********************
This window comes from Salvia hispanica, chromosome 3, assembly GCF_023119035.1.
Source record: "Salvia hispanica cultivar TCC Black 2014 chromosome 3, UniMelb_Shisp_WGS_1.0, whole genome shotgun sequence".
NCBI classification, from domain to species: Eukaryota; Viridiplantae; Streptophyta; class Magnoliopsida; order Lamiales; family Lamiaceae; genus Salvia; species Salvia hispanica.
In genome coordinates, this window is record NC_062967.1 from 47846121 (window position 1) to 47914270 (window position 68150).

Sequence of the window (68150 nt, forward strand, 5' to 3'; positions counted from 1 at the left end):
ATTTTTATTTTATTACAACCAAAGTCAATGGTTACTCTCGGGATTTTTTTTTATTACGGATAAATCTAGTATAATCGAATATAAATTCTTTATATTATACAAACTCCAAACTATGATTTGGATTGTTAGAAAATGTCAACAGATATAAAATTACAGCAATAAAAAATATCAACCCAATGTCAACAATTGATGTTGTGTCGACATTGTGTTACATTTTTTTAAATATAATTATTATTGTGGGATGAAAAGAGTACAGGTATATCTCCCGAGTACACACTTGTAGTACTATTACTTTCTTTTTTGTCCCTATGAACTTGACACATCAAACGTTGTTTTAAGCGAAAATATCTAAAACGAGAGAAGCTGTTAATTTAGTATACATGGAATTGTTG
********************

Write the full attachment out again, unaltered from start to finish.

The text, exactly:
This window comes from Salvia hispanica, chromosome 3, assembly GCF_023119035.1.
Source record: "Salvia hispanica cultivar TCC Black 2014 chromosome 3, UniMelb_Shisp_WGS_1.0, whole genome shotgun sequence".
NCBI classification, from domain to species: Eukaryota; Viridiplantae; Streptophyta; class Magnoliopsida; order Lamiales; family Lamiaceae; genus Salvia; species Salvia hispanica.
In genome coordinates, this window is record NC_062967.1 from 47846121 (window position 1) to 47914270 (window position 68150).

Sequence of the window (68150 nt, forward strand, 5' to 3'; positions counted from 1 at the left end):
ATTTTTATTTTATTACAACCAAAGTCAATGGTTACTCTCGGGATTTTTTTTTATTACGGATAAATCTAGTATAATCGAATATAAATTCTTTATATTATACAAACTCCAAACTATGATTTGGATTGTTAGAAAATGTCAACAGATATAAAATTACAGCAATAAAAAATATCAACCCAATGTCAACAATTGATGTTGTGTCGACATTGTGTTACATTTTTTTAAATATAATTATTATTGTGGGATGAAAAGAGTACAGGTATATCTCCCGAGTACACACTTGTAGTACTATTACTTTCTTTTTTGTCCCTATGAACTTGACACATCAAACGTTGTTTTAAGCGAAAATATCTAAAACGAGAGAAGCTGTTAATTTAGTATACATGGAATTGTTG